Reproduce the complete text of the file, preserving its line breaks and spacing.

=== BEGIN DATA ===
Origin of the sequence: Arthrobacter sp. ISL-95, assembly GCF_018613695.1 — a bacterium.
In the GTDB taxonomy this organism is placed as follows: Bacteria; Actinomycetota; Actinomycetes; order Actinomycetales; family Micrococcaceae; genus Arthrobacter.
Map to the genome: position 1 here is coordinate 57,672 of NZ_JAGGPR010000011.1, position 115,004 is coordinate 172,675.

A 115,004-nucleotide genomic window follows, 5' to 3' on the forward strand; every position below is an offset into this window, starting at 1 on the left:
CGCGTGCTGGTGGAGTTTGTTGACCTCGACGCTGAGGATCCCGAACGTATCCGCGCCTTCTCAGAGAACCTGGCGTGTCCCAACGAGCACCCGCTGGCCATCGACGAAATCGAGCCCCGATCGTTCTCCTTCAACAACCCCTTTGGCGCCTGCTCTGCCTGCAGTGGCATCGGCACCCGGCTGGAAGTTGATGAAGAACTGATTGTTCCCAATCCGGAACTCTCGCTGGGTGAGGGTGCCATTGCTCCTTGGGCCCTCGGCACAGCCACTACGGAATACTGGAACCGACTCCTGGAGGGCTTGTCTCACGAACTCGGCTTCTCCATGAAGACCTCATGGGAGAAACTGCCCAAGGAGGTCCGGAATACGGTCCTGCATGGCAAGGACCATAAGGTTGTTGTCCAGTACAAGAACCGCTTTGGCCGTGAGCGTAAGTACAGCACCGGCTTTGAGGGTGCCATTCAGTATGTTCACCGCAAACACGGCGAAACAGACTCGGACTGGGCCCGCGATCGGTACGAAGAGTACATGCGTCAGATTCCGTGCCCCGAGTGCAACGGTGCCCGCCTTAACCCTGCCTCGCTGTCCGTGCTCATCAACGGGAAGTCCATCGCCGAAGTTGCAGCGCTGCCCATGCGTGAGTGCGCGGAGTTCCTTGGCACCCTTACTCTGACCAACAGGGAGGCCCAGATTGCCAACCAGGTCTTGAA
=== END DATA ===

Origin of the sequence: Arthrobacter sp. ISL-95, assembly GCF_018613695.1 — a bacterium.
In the GTDB taxonomy this organism is placed as follows: Bacteria; Actinomycetota; Actinomycetes; order Actinomycetales; family Micrococcaceae; genus Arthrobacter.
Map to the genome: position 1 here is coordinate 57,672 of NZ_JAGGPR010000011.1, position 115,004 is coordinate 172,675.

A 115,004-nucleotide genomic window follows, 5' to 3' on the forward strand; every position below is an offset into this window, starting at 1 on the left:
CGCGTGCTGGTGGAGTTTGTTGACCTCGACGCTGAGGATCCCGAACGTATCCGCGCCTTCTCAGAGAACCTGGCGTGTCCCAACGAGCACCCGCTGGCCATCGACGAAATCGAGCCCCGATCGTTCTCCTTCAACAACCCCTTTGGCGCCTGCTCTGCCTGCAGTGGCATCGGCACCCGGCTGGAAGTTGATGAAGAACTGATTGTTCCCAATCCGGAACTCTCGCTGGGTGAGGGTGCCATTGCTCCTTGGGCCCTCGGCACAGCCACTACGGAATACTGGAACCGACTCCTGGAGGGCTTGTCTCACGAACTCGGCTTCTCCATGAAGACCTCATGGGAGAAACTGCCCAAGGAGGTCCGGAATACGGTCCTGCATGGCAAGGACCATAAGGTTGTTGTCCAGTACAAGAACCGCTTTGGCCGTGAGCGTAAGTACAGCACCGGCTTTGAGGGTGCCATTCAGTATGTTCACCGCAAACACGGCGAAACAGACTCGGACTGGGCCCGCGATCGGTACGAAGAGTACATGCGTCAGATTCCGTGCCCCGAGTGCAACGGTGCCCGCCTTAACCCTGCCTCGCTGTCCGTGCTCATCAACGGGAAGTCCATCGCCGAAGTTGCAGCGCTGCCCATGCGTGAGTGCGCGGAGTTCCTTGGCACCCTTACTCTGACCAACAGGGAGGCCCAGATTGCCAACCAGGTCTTGAA